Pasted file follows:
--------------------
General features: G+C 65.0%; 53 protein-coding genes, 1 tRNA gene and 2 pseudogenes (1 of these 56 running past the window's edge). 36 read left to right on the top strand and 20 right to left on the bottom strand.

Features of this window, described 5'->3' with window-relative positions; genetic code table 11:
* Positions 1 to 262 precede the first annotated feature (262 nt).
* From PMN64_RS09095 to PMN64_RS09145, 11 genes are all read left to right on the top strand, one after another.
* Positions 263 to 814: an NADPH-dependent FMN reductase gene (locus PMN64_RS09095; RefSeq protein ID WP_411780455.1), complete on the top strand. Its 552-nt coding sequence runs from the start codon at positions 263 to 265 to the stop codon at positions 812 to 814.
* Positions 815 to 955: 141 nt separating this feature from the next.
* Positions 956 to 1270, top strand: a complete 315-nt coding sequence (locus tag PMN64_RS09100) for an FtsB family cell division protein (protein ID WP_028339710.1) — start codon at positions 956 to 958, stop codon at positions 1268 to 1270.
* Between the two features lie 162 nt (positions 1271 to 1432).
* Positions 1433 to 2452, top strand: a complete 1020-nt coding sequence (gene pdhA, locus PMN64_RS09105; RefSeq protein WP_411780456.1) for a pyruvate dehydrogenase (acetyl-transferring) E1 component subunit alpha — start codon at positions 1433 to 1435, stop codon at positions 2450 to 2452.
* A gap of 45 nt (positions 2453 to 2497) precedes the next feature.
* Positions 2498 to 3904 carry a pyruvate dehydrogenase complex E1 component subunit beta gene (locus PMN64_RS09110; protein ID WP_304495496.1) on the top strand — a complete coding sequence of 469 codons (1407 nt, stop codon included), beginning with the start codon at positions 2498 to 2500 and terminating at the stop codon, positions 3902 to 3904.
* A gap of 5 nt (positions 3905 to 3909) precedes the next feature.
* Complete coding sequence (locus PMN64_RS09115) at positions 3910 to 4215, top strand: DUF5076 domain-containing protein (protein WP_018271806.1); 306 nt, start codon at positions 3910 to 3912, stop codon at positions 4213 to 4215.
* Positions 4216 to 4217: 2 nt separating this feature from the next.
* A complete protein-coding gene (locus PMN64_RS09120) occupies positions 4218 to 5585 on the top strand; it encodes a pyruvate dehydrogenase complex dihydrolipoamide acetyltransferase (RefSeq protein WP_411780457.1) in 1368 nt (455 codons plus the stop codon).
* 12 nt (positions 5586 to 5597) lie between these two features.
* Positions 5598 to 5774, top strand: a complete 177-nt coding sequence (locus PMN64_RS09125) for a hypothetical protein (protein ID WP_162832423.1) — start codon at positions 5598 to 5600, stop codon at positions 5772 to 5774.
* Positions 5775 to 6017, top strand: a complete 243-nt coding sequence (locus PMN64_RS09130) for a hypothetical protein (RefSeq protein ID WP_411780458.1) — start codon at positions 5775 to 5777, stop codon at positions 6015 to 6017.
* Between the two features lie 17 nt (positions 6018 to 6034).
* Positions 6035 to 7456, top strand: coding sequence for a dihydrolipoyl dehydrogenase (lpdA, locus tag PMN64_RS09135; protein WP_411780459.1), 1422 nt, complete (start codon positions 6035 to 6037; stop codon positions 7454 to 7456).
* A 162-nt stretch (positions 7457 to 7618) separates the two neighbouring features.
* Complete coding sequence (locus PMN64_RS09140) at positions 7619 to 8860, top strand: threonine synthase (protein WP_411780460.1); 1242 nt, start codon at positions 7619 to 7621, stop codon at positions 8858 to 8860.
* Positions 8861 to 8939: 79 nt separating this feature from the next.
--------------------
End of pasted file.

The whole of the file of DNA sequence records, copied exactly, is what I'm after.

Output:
General features: G+C 65.0%; 53 protein-coding genes, 1 tRNA gene and 2 pseudogenes (1 of these 56 running past the window's edge). 36 read left to right on the top strand and 20 right to left on the bottom strand.

Features of this window, described 5'->3' with window-relative positions; genetic code table 11:
* Positions 1 to 262 precede the first annotated feature (262 nt).
* From PMN64_RS09095 to PMN64_RS09145, 11 genes are all read left to right on the top strand, one after another.
* Positions 263 to 814: an NADPH-dependent FMN reductase gene (locus PMN64_RS09095; RefSeq protein ID WP_411780455.1), complete on the top strand. Its 552-nt coding sequence runs from the start codon at positions 263 to 265 to the stop codon at positions 812 to 814.
* Positions 815 to 955: 141 nt separating this feature from the next.
* Positions 956 to 1270, top strand: a complete 315-nt coding sequence (locus tag PMN64_RS09100) for an FtsB family cell division protein (protein ID WP_028339710.1) — start codon at positions 956 to 958, stop codon at positions 1268 to 1270.
* Between the two features lie 162 nt (positions 1271 to 1432).
* Positions 1433 to 2452, top strand: a complete 1020-nt coding sequence (gene pdhA, locus PMN64_RS09105; RefSeq protein WP_411780456.1) for a pyruvate dehydrogenase (acetyl-transferring) E1 component subunit alpha — start codon at positions 1433 to 1435, stop codon at positions 2450 to 2452.
* A gap of 45 nt (positions 2453 to 2497) precedes the next feature.
* Positions 2498 to 3904 carry a pyruvate dehydrogenase complex E1 component subunit beta gene (locus PMN64_RS09110; protein ID WP_304495496.1) on the top strand — a complete coding sequence of 469 codons (1407 nt, stop codon included), beginning with the start codon at positions 2498 to 2500 and terminating at the stop codon, positions 3902 to 3904.
* A gap of 5 nt (positions 3905 to 3909) precedes the next feature.
* Complete coding sequence (locus PMN64_RS09115) at positions 3910 to 4215, top strand: DUF5076 domain-containing protein (protein WP_018271806.1); 306 nt, start codon at positions 3910 to 3912, stop codon at positions 4213 to 4215.
* Positions 4216 to 4217: 2 nt separating this feature from the next.
* A complete protein-coding gene (locus PMN64_RS09120) occupies positions 4218 to 5585 on the top strand; it encodes a pyruvate dehydrogenase complex dihydrolipoamide acetyltransferase (RefSeq protein WP_411780457.1) in 1368 nt (455 codons plus the stop codon).
* 12 nt (positions 5586 to 5597) lie between these two features.
* Positions 5598 to 5774, top strand: a complete 177-nt coding sequence (locus PMN64_RS09125) for a hypothetical protein (protein ID WP_162832423.1) — start codon at positions 5598 to 5600, stop codon at positions 5772 to 5774.
* Positions 5775 to 6017, top strand: a complete 243-nt coding sequence (locus PMN64_RS09130) for a hypothetical protein (RefSeq protein ID WP_411780458.1) — start codon at positions 5775 to 5777, stop codon at positions 6015 to 6017.
* Between the two features lie 17 nt (positions 6018 to 6034).
* Positions 6035 to 7456, top strand: coding sequence for a dihydrolipoyl dehydrogenase (lpdA, locus tag PMN64_RS09135; protein WP_411780459.1), 1422 nt, complete (start codon positions 6035 to 6037; stop codon positions 7454 to 7456).
* A 162-nt stretch (positions 7457 to 7618) separates the two neighbouring features.
* Complete coding sequence (locus PMN64_RS09140) at positions 7619 to 8860, top strand: threonine synthase (protein WP_411780460.1); 1242 nt, start codon at positions 7619 to 7621, stop codon at positions 8858 to 8860.
* Positions 8861 to 8939: 79 nt separating this feature from the next.